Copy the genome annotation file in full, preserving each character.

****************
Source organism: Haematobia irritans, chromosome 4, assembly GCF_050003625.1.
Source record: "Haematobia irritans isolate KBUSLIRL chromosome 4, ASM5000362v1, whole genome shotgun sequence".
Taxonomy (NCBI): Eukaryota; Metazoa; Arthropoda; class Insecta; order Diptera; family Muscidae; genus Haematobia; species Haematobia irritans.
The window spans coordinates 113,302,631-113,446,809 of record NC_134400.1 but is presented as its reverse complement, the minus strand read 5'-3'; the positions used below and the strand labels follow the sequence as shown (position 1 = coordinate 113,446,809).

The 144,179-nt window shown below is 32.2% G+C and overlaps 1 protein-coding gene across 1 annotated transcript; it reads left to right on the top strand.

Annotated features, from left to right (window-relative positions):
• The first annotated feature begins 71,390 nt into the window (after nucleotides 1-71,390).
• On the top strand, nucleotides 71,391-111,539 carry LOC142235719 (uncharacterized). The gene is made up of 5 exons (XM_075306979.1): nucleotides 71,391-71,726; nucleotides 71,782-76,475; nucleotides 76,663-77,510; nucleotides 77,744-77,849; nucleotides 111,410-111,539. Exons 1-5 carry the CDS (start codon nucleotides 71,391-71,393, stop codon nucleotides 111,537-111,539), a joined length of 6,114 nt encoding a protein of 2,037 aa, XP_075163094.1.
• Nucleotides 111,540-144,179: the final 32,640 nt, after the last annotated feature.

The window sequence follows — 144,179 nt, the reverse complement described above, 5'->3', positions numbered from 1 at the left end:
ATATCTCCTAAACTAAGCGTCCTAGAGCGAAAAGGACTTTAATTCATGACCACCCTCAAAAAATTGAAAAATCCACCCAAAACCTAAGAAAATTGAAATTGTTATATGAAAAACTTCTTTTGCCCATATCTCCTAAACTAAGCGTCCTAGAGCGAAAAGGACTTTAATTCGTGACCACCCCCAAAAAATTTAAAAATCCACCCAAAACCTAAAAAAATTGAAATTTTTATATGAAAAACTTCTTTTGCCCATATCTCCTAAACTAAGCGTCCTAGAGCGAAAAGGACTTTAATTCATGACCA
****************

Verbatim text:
Source organism: Haematobia irritans, chromosome 4, assembly GCF_050003625.1.
Source record: "Haematobia irritans isolate KBUSLIRL chromosome 4, ASM5000362v1, whole genome shotgun sequence".
Taxonomy (NCBI): Eukaryota; Metazoa; Arthropoda; class Insecta; order Diptera; family Muscidae; genus Haematobia; species Haematobia irritans.
The window spans coordinates 113,302,631-113,446,809 of record NC_134400.1 but is presented as its reverse complement, the minus strand read 5'-3'; the positions used below and the strand labels follow the sequence as shown (position 1 = coordinate 113,446,809).

The 144,179-nt window shown below is 32.2% G+C and overlaps 1 protein-coding gene across 1 annotated transcript; it reads left to right on the top strand.

Annotated features, from left to right (window-relative positions):
• The first annotated feature begins 71,390 nt into the window (after nucleotides 1-71,390).
• On the top strand, nucleotides 71,391-111,539 carry LOC142235719 (uncharacterized). The gene is made up of 5 exons (XM_075306979.1): nucleotides 71,391-71,726; nucleotides 71,782-76,475; nucleotides 76,663-77,510; nucleotides 77,744-77,849; nucleotides 111,410-111,539. Exons 1-5 carry the CDS (start codon nucleotides 71,391-71,393, stop codon nucleotides 111,537-111,539), a joined length of 6,114 nt encoding a protein of 2,037 aa, XP_075163094.1.
• Nucleotides 111,540-144,179: the final 32,640 nt, after the last annotated feature.

The window sequence follows — 144,179 nt, the reverse complement described above, 5'->3', positions numbered from 1 at the left end:
ATATCTCCTAAACTAAGCGTCCTAGAGCGAAAAGGACTTTAATTCATGACCACCCTCAAAAAATTGAAAAATCCACCCAAAACCTAAGAAAATTGAAATTGTTATATGAAAAACTTCTTTTGCCCATATCTCCTAAACTAAGCGTCCTAGAGCGAAAAGGACTTTAATTCGTGACCACCCCCAAAAAATTTAAAAATCCACCCAAAACCTAAAAAAATTGAAATTTTTATATGAAAAACTTCTTTTGCCCATATCTCCTAAACTAAGCGTCCTAGAGCGAAAAGGACTTTAATTCATGACCA